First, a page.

First, hydroxychloroquine is a drug that is frequently used by patients with autoimmune diseases like lupus. It enables a lot of them to have nearly normal lives. With the massive runs on these drugs, the supply for those who really need them has dried up. The price of hydroxychloroquine has soared. Azithromycin is more easily accessible, but this is an antibiotic that is frequently used for pneumonia. Haphazard use may increase the risk of bacterial resistance.
Second, hydroxychloroquine, while mostly a very safe drug, can cause severe anemia in those with a condition known as G6PD deficiency. It can cause nausea, vomiting, and liver damage in some patients. But most worrisome is the combination of hydroxychloroquine and azithromycin. Both drugs can affect the electrical system of your heart, particularly a portion of the heart rhythm known as the QT interval. Each drug on its own can already prolong the QT interval. Using them together can result in a severe arrhythmia. Without proper monitoring, this cocktail can turn deadly. Your heart can literally stop, and then you die.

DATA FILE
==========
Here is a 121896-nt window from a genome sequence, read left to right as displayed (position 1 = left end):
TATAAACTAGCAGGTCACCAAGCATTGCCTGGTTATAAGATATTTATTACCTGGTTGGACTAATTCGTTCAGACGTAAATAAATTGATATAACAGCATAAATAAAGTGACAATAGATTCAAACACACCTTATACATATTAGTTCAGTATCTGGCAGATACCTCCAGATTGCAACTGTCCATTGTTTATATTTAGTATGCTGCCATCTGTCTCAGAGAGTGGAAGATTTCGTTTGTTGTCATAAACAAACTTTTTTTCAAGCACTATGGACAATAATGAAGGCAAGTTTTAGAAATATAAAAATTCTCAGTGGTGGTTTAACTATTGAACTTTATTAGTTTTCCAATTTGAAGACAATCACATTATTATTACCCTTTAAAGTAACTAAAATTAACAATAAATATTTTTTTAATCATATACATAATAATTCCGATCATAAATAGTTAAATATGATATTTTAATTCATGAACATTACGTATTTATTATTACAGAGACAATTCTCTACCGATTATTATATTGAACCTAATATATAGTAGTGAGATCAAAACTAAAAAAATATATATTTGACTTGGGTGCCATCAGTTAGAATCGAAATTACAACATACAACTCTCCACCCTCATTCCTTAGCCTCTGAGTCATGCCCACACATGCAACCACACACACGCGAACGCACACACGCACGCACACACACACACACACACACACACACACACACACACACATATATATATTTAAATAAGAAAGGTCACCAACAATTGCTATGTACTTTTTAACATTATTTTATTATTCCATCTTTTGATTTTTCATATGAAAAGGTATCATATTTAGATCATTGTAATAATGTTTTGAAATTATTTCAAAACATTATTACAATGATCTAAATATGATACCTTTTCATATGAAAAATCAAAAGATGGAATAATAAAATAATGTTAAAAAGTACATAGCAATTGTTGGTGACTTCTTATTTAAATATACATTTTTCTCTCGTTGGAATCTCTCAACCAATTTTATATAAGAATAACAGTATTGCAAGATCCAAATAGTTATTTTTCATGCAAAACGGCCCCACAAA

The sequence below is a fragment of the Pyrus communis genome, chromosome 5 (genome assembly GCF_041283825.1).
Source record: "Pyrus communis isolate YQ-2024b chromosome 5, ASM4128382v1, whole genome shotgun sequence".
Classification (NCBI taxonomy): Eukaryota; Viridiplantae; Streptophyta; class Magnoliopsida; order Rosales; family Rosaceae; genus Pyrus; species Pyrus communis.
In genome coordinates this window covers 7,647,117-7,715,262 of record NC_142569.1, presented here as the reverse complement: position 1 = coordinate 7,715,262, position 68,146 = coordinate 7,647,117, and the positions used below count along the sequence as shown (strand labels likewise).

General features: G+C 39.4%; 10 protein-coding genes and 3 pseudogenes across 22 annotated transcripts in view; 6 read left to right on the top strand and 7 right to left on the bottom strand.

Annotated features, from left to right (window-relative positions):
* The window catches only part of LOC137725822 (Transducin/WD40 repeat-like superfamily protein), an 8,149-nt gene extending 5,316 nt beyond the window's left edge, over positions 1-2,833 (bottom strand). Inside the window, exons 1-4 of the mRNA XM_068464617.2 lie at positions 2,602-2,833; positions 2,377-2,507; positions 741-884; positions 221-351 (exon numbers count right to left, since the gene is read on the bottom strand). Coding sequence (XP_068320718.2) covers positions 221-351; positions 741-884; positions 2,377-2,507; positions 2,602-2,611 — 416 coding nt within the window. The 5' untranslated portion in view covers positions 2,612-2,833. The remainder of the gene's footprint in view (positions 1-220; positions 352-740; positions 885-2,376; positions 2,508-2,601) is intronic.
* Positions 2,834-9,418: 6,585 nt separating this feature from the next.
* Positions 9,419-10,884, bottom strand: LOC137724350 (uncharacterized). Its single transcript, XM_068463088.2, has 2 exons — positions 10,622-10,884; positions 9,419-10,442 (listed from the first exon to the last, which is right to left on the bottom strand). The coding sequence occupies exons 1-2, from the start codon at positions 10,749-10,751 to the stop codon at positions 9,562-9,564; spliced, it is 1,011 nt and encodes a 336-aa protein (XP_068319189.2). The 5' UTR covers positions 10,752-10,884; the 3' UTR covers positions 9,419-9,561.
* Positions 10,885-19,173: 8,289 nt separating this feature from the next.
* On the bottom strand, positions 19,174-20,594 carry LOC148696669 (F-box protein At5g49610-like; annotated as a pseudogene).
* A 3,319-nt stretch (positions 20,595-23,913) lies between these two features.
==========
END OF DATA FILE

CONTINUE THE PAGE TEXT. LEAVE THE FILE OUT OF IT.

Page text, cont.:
Edsel Maurice T. Salvana, MD, DTM&H, FPCP, FIDSA, is an award-winning infectious diseases specialist and molecular biologist at the University of the Philippines and the Philippine General Hospital. He has written and spoken extensively about HIV in the Philippines, the Dengvaxia controversy, and the COVID-19 outbreak. As a Senior TED Fellow, he is constantly seeking ways to communicate complicated scientific concepts to a lay audience, and strongly believes that this is the best way to combat pseudoscience and fake news.